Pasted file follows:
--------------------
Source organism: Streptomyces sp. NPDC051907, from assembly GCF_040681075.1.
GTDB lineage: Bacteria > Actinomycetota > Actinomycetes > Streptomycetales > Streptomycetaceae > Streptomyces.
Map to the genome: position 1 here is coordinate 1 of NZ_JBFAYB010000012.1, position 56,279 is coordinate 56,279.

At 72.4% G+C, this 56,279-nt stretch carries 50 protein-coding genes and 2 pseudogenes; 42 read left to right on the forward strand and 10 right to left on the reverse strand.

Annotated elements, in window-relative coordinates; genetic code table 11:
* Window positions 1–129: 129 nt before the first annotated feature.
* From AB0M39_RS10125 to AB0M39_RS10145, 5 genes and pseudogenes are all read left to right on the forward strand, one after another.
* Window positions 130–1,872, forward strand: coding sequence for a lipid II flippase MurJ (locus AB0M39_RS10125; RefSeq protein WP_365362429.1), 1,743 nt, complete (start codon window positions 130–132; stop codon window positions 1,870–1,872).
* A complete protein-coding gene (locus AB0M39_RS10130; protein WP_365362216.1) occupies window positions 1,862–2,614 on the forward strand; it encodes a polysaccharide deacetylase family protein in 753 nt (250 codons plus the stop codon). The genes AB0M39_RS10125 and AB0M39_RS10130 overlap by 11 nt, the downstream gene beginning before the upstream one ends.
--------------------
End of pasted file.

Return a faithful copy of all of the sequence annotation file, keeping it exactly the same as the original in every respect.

Source organism: Streptomyces sp. NPDC051907, from assembly GCF_040681075.1.
GTDB lineage: Bacteria > Actinomycetota > Actinomycetes > Streptomycetales > Streptomycetaceae > Streptomyces.
Map to the genome: position 1 here is coordinate 1 of NZ_JBFAYB010000012.1, position 56,279 is coordinate 56,279.

At 72.4% G+C, this 56,279-nt stretch carries 50 protein-coding genes and 2 pseudogenes; 42 read left to right on the forward strand and 10 right to left on the reverse strand.

Annotated elements, in window-relative coordinates; genetic code table 11:
* Window positions 1–129: 129 nt before the first annotated feature.
* From AB0M39_RS10125 to AB0M39_RS10145, 5 genes and pseudogenes are all read left to right on the forward strand, one after another.
* Window positions 130–1,872, forward strand: coding sequence for a lipid II flippase MurJ (locus AB0M39_RS10125; RefSeq protein WP_365362429.1), 1,743 nt, complete (start codon window positions 130–132; stop codon window positions 1,870–1,872).
* A complete protein-coding gene (locus AB0M39_RS10130; protein WP_365362216.1) occupies window positions 1,862–2,614 on the forward strand; it encodes a polysaccharide deacetylase family protein in 753 nt (250 codons plus the stop codon). The genes AB0M39_RS10125 and AB0M39_RS10130 overlap by 11 nt, the downstream gene beginning before the upstream one ends.